I used to be very involved in community theater. I loved it! It was awesome! I had so much fun twice a week…for three months of rehearsal. So you can imagine my surprise when I got to college and suddenly rehearsals occurred every night for three to four weeks straight! Suddenly, it was a job. Everyone was held responsible for being at rehearsal, on time, every night they were scheduled. It was an eye-opening experience for me. Going straight from a day of classes to a night of rehearsal, then repeating everyday for three weeks – it was hard to imagine anyone could ever choose that life permanently. Throw in the fact that you may not even be paid a decent wage – and I was O U T. That was when I decided acting was not for me! But now I am founding a company, and I want to make it very clear why I firmly believe actors (and all performing artists) should be paid for their work.
Reason #1: Performing artists do not typically hold standard “9-5” day jobs.
Since my initial induction into the world of fast-paced production schedules, I have experienced several rehearsal processes. My time spent shadowing rehearsals at Know Theatre of Cincinnati and The Carnegie in Covington, Kentucky was primarily at night, while rehearsals at Arena Stage typically began in the afternoon, and the ensemble at Cincy Shakes rehearses during the day and performs at night. The biggest difference? The size of the organization. Arena can pay actors enough to make it a “day job.” (At least until the performances.) Shakes uses the ensemble model so they can have the same actors contracted throughout the season as full-time workers, freeing them up to rehearse during the day. Know Theatre and The Carnegie, on the other hand, have a pay scale that only supplements whatever other income the actor has. Many performing artists (in Cincinnati, at least, which has been the bulk of my experience) cobble together a variety of jobs to make rent: teaching, waiting on tables, receptionist work, and baking seem to be very common. Usually, these ventures are unreliable for a predictable income, so every paying performance job they can book is a sigh of relief – and gives them a little security cushion.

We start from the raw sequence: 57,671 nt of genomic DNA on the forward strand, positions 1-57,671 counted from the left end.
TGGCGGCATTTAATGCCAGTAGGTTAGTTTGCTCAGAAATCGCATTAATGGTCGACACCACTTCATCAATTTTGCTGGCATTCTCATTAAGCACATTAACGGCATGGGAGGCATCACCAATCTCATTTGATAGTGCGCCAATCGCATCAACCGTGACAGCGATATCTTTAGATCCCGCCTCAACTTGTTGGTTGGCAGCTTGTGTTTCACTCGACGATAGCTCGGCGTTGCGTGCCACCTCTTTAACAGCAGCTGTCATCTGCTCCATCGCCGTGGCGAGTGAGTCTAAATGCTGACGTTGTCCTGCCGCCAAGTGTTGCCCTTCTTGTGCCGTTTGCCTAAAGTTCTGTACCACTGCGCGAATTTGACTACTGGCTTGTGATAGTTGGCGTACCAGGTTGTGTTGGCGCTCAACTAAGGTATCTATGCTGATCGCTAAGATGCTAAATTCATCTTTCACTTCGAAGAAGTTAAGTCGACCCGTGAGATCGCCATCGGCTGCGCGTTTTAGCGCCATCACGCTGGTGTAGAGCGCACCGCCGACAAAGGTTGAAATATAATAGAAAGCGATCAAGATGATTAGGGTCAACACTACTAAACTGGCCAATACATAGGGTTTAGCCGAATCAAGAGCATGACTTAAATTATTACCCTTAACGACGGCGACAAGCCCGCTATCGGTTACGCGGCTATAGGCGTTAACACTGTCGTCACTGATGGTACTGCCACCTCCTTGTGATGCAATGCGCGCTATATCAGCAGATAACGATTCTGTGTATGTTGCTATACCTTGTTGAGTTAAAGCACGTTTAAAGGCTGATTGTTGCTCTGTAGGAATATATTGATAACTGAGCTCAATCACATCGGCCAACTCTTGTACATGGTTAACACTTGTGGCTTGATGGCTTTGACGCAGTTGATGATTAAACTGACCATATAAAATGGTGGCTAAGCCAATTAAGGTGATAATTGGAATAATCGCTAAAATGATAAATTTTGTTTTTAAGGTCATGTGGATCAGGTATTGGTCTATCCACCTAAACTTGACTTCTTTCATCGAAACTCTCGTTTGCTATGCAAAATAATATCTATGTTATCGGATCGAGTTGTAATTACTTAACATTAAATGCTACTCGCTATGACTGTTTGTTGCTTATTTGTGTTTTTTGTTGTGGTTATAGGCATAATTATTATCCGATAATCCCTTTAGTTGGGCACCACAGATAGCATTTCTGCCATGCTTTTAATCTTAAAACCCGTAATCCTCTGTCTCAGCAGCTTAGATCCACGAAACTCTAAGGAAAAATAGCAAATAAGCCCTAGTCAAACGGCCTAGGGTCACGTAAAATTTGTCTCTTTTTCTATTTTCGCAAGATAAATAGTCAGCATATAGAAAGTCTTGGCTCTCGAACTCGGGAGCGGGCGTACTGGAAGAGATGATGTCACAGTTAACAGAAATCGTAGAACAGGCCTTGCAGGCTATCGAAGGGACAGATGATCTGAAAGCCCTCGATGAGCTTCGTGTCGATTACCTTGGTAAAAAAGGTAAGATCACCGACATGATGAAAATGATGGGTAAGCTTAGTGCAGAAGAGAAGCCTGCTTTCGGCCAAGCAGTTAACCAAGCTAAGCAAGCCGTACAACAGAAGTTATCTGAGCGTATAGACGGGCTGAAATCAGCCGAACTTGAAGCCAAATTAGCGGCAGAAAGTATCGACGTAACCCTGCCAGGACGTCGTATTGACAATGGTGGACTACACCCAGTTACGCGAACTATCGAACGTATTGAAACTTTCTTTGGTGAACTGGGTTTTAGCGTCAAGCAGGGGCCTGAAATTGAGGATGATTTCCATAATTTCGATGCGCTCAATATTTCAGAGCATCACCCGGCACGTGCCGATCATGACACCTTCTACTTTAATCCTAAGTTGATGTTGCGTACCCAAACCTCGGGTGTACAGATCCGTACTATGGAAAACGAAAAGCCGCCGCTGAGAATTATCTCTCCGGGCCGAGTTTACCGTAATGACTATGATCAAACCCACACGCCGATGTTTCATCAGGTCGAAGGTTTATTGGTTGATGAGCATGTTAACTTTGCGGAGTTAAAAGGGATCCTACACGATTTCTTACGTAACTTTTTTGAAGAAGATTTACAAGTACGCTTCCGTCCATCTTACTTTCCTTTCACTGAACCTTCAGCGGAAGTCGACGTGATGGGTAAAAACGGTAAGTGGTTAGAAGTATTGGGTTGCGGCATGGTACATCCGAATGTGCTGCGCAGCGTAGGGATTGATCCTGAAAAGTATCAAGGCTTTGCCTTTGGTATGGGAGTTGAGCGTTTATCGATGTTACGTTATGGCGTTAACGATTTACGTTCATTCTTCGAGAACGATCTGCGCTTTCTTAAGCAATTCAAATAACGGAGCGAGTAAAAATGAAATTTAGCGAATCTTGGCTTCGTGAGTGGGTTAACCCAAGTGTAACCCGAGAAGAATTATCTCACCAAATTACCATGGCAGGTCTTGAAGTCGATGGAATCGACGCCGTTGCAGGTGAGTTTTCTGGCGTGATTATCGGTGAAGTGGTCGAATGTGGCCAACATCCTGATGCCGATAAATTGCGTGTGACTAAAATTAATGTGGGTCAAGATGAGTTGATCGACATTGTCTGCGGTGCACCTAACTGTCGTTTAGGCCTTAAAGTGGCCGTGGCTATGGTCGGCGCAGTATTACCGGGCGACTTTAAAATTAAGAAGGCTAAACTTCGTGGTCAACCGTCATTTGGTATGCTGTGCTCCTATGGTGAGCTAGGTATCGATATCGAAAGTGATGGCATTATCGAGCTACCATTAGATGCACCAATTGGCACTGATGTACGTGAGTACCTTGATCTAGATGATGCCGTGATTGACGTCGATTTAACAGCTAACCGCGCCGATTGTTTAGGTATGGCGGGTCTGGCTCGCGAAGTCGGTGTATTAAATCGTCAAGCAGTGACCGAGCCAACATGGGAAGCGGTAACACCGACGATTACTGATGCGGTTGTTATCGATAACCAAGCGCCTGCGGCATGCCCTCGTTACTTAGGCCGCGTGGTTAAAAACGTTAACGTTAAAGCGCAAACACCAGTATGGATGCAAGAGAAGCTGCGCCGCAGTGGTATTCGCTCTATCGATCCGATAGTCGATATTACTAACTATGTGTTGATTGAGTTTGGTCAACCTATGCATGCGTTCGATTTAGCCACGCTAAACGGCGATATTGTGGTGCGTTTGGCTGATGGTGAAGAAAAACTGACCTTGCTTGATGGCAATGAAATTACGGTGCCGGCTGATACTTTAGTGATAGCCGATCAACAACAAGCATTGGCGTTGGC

Reason #2: Performing artists have to hone their craft, even when they aren’t being paid.
Without consistent work, performing artists become…shall we say…rusty? This is especially true for musicians, as they must constantly practice to maintain the flexibility, strength, and agility to play their instrument. So – even if they don’t get a gig for a month – they still need to practice several hours a week to maintain the quality of their work for when they DO get a gig. I like Cincy Shakes’ ensemble model for this very reason – the acting company members are always honing their craft because it is their full-time job, and it shows onstage. The actors at Shakes always do a remarkable job. They could do an entire performance in paper sacks with no set design whatsoever and put on a captivating performance in which you wouldn’t even notice the bizarre costumes and lack of set.
Reason #3: Performing artists put their heart and soul on the line for every performance.
We, as humans, look for ways to relate to each other. No technology will be able to replace the feeling of having a shared, in-person experience with dozens of other people. If you don’t believe me, just think about the difference of seeing nudity in a film vs. seeing it onstage. Many people don’t think twice about seeing a film rated R with a nude scene – but if its a live performance, the same people balk. I’m certainly not advocating for or against nudity on stage but you as an audience member realize there is a certain level of intimacy involved when you know that person is really there, in front of you, living out a story. Often, movie stars don’t even know the final plot line of the film they are working on until they see the premiere. So much work happens after their job is done that stories can change drastically. This is not so with a live performer. Every night, the same story is lived out. And it is the performer’s job to tell it – without the safety nets of editing and dubbing to fix their mistakes.
When you go to a performance, the artists are providing you a service. You are being reminded of your humanity, challenged to acknowledge why you think, speak, and behave the way you do. You may be entertained during the process but if you talk to any performing artist, they will tell you that they perform to make people feel, not just to entertain. It is that human connection we buy tickets for – and is the reason we should pay our performing artists enough to focus on their art and continually challenge our expectations of the world.